Pollination For Pay

Flowers usually pay the insect pollinators that visit them in nectar. The price a flower will pay for pollination bvaries between the species. A foraging insect has to make a net energy gairn for its efforts, or ti will look elsewhere for more lucrative employment. The going rate for butterflies is nectar containing 20-25 percent sugar. This is quite dilute so it can be sucked up by their long proboseces. Bees are more expensive to employ. They insist on 50 percent sugar or higher so they can take the extra back to hive or hole to feed the kids. As a result plants like verbena and buddleja are perfect for butterflies but bees mostly ignore them.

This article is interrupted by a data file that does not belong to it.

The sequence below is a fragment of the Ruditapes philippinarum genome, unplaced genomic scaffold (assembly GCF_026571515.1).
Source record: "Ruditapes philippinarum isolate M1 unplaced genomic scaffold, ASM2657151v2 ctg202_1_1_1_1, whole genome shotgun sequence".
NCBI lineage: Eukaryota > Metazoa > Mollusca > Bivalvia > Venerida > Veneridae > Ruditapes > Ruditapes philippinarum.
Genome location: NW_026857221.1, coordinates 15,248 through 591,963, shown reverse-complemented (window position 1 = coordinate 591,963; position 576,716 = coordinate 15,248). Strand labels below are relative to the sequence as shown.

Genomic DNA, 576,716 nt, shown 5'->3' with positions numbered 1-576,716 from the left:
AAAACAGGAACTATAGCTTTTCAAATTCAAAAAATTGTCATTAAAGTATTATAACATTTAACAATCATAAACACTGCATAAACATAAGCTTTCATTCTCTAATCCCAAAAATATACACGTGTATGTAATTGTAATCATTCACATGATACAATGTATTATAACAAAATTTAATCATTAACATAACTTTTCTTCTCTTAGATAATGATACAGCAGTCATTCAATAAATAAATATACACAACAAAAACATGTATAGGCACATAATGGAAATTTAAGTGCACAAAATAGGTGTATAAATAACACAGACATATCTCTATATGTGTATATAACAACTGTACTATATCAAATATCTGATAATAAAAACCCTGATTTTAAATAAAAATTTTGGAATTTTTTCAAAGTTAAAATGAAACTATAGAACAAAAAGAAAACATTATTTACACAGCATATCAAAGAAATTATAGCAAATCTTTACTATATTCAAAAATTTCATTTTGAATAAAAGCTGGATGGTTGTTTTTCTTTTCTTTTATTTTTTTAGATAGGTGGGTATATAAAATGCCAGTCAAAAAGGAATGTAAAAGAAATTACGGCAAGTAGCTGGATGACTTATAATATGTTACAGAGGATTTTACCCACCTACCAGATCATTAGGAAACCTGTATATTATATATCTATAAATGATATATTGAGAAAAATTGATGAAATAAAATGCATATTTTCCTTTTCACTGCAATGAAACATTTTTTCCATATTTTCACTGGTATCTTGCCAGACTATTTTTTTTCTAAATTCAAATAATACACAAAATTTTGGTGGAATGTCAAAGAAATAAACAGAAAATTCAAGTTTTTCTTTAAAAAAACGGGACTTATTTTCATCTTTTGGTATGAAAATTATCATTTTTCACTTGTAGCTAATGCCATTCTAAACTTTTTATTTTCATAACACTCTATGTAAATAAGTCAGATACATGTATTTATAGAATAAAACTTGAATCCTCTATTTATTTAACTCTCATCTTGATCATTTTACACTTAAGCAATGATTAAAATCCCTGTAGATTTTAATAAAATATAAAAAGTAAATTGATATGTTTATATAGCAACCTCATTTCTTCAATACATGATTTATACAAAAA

Beware the Nectar Thief

Flowers have developed physical barriers to safeguard the nectar for their chosed pollinators. Concealing sucrose-rich nectar in deep nectaries protects them from losing out to free loaders, insects that feed without pollinating. One species of bumbleee is especially adept at foiling the flower’s plan by biting though the blossom at the nectary and lapping out the nectar without ever entering the blossom. Because they don’t complete the bargain of “nectar for pollination” they are deemed to be “robbing” the flower.